Encountering a group of Mexican soldiers one sun-soaked afternoon, Becknell learned that Mexico had won independence from Spain, and trade once again was possible. Seizing his opportunity, Becknell traveled directly to Santa Fe, arriving on November 16. It was a profitable decision:

After a month of trading, Becknell and his party left Santa Fe on December 13th. His investment of $300 in trading goods had returned approximately $6000 in coin. The men returned to Missouri safely in January, 1822.

Wealthier and more experienced, Becknell resolved to return to Santa Fe the following summer, but along a different route: rejecting the difficult mountain passes in favor of a diagonal dash across Kansas, through present-day Council Grove, Dodge City, and the Cimarron Desert. Continue reading

The Poets’ Birds: Cranes

cranesSandhill cranes ~ Brazoria County, Texas
I call my wife outdoors to have her listen,
to turn her ears upward, beyond the cloud-veiled
sky where the moon dances thin light,
to tell her, “Don’t hear the cars on the freeway—
it’s not the truck-rumble. It is and is not
the sirens.” She stands there, on deck
a rocking boat, wanting to please the captain
who would have her hear the inaudible.
Her eyes, so blue the day sky is envious,
fix blackly on me, her mouth poised on question
like a stone. But, she hears, after all.
January on the Gulf,
warm wind washing over us,
we stand chilled in the winter of those voices.
                                “The Cranes, Texas January” ~ Mark Sanders

Rough, raw — nearly indescribable — the sound of their call alerts me to their presence. On the open prairie, they tease even the most dedicated seeker, bobbing and bending among the grasses: oblivious to our longings.

Still, they comfort. Their hidden voices echo grace and beauty; the rhythms of their beating wings carry on the wind. “Listen,” they seem to say. “We have come, and soon will leave, but for this time, we offer you our world.”

Comments always are welcome. Unless otherwise noted, photos are mine.  Thanks to reader Bob Freeman, who pointed me to the poem.

After Inauguration: A Poem for Us All

peopleyes Fireborn
The people yes
The people will live on.
The learning and blundering people will live on.
They will be tricked and sold and again sold
And go back to the nourishing earth for rootholds,
The people so peculiar in renewal and comeback,
You can’t laugh off their capacity to take it.
The people so often sleepy, weary, enigmatic,
is a vast huddle with many units saying:
“I earn my living.
I make enough to get by
and it takes all my time.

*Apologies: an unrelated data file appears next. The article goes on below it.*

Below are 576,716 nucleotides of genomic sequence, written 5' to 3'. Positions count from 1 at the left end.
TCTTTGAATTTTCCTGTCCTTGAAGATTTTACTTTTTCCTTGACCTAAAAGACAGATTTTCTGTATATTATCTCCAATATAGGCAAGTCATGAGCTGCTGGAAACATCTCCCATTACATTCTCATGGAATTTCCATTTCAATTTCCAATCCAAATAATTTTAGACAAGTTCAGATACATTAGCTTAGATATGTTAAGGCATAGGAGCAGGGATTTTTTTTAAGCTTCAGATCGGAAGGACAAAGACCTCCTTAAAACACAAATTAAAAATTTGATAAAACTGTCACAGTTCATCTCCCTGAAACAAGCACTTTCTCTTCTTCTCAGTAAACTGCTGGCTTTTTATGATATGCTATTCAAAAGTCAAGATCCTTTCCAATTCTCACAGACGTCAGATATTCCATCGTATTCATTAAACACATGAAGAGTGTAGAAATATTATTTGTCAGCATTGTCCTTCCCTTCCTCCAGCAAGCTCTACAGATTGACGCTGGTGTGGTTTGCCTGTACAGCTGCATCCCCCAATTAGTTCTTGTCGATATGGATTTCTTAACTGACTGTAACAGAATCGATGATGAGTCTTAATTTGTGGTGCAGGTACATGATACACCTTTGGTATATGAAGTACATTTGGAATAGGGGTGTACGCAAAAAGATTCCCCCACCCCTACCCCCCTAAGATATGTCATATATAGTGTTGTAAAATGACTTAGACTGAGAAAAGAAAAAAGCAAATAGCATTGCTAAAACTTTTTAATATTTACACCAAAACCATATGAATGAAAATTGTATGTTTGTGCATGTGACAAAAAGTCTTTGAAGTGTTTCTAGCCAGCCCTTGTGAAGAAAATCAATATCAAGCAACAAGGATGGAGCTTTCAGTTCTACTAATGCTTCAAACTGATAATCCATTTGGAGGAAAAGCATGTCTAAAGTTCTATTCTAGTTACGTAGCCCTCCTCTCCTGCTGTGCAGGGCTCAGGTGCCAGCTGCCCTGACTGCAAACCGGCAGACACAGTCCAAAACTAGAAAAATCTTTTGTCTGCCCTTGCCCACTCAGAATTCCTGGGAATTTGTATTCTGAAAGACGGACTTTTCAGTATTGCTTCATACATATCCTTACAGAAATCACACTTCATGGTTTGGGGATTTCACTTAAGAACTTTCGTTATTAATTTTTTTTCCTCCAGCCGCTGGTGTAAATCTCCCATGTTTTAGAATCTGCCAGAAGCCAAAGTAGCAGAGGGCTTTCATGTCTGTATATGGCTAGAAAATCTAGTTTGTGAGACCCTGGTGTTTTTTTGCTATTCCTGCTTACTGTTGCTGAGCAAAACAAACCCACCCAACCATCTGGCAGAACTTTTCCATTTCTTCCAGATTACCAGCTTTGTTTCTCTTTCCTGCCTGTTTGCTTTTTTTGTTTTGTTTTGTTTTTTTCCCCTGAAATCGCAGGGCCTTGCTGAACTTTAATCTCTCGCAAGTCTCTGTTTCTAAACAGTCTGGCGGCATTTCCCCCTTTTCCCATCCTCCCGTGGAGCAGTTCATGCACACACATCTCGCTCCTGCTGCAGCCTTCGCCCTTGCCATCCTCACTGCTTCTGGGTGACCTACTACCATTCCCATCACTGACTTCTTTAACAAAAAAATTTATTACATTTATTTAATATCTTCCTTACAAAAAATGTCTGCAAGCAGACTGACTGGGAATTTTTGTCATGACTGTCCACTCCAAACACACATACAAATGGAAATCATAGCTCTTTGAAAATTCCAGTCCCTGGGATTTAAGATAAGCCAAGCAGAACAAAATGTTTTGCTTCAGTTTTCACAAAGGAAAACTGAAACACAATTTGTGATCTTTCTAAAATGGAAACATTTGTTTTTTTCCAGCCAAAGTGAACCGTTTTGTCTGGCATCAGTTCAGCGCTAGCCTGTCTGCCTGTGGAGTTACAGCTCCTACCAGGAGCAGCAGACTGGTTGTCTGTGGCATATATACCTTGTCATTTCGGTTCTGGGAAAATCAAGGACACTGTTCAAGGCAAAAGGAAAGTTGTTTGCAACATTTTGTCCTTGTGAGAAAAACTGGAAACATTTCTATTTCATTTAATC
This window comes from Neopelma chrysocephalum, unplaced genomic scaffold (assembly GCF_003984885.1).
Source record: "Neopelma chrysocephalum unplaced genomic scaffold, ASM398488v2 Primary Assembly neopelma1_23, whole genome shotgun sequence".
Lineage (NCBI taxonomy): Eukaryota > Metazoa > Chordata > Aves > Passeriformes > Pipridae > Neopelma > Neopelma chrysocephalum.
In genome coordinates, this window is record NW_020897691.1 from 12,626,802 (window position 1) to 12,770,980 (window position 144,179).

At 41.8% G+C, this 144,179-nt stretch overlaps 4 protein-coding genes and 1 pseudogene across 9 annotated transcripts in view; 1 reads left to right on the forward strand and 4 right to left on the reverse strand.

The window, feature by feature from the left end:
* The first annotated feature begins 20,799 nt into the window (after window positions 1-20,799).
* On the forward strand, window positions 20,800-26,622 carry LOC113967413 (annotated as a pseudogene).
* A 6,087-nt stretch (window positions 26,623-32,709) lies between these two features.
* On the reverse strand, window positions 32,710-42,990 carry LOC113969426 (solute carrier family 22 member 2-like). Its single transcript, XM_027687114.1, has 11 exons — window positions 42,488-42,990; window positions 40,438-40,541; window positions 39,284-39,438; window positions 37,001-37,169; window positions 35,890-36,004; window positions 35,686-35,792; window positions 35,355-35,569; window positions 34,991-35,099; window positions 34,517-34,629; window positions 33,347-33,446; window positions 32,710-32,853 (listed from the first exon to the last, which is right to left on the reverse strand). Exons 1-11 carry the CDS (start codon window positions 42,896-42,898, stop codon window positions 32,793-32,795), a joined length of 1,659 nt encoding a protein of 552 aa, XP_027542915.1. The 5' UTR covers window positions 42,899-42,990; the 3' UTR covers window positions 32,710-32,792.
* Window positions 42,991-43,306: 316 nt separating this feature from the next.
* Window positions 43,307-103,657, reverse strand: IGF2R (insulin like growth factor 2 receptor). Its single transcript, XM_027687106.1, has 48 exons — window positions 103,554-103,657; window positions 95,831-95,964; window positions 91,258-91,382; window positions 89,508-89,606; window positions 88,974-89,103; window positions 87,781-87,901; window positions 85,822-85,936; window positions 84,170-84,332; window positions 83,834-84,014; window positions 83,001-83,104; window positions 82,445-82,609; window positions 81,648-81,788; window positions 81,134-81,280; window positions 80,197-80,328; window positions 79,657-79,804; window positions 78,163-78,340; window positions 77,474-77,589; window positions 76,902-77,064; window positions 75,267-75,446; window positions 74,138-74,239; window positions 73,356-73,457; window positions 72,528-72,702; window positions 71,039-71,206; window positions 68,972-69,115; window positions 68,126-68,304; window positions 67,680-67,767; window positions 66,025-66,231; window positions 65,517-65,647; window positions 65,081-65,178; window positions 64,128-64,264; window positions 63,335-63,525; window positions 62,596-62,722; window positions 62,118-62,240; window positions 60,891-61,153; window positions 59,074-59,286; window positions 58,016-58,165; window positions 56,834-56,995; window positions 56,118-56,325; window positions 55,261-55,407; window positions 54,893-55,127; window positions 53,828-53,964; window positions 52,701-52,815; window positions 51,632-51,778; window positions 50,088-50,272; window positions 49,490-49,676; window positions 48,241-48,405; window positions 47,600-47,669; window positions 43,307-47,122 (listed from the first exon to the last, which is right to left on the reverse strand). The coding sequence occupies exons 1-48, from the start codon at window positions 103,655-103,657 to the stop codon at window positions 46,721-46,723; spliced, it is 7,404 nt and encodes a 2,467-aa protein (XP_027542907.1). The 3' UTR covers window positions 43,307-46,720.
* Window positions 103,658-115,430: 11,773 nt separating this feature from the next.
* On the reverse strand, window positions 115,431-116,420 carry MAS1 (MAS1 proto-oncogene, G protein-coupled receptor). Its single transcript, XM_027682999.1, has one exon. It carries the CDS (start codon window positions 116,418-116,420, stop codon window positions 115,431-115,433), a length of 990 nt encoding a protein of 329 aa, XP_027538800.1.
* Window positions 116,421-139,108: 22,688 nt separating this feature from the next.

If I had more time
I could do more for myself
and maybe for others.
I could read and study
and talk things over
and find out about things.
It takes time.
I wish I had the time.”
Once having marched
Over the margins of animal necessity,
Over the grim line of sheer subsistence
Then man came
To the deeper rituals of his bones,
To the lights lighter than any bones,
To the time for thinking things over,
To the dance, the song, the story,
Or the hours given over to dreaming,
Once having so marched.
Between the finite limitations of the five senses
and the endless yearnings of man for the beyond
the people hold to the humdrum bidding of work and food
while reaching out when it comes their way
for lights beyond the prison of the five senses,
for keepsakes lasting beyond any hunger or death.
This reaching is alive.
The panderers and liars have violated and smutted it.
Yet this reaching is alive yet
for lights and keepsakes.
The people know the salt of the sea
and the strength of the winds
lashing the corners of the earth.
The people take the earth
as a tomb of rest and a cradle of hope.
Who else speaks for the Family of Man?
They are in tune and step
with constellations of universal law.
The people is a polychrome,
a spectrum and a prism
held in a moving monolith,
a console organ of changing themes,
a clavilux of color poems
wherein the sea offers fog
and the fog moves off in rain
and the labrador sunset shortens
to a nocturne of clear stars
serene over the shot spray
of northern lights.
The steel mill sky is alive.
The fire breaks white and zigzag
shot on a gun-metal gloaming.
Man is a long time coming.
Man will yet win.
Brother may yet line up with brother.
This old anvil laughs at many broken hammers.
There are men who can’t be bought.
The fireborn are at home in fire.
The stars make no noise.
You can’t hinder the wind from blowing.
Time is a great teacher.
Who can live without hope?
In the darkness with a great bundle of grief
the people march.
In the night, and overhead a shovel of stars for keeps, the people
march:
“Where to? what next?”
excerpted from “The People, Yes” by American poet Carl Sandburg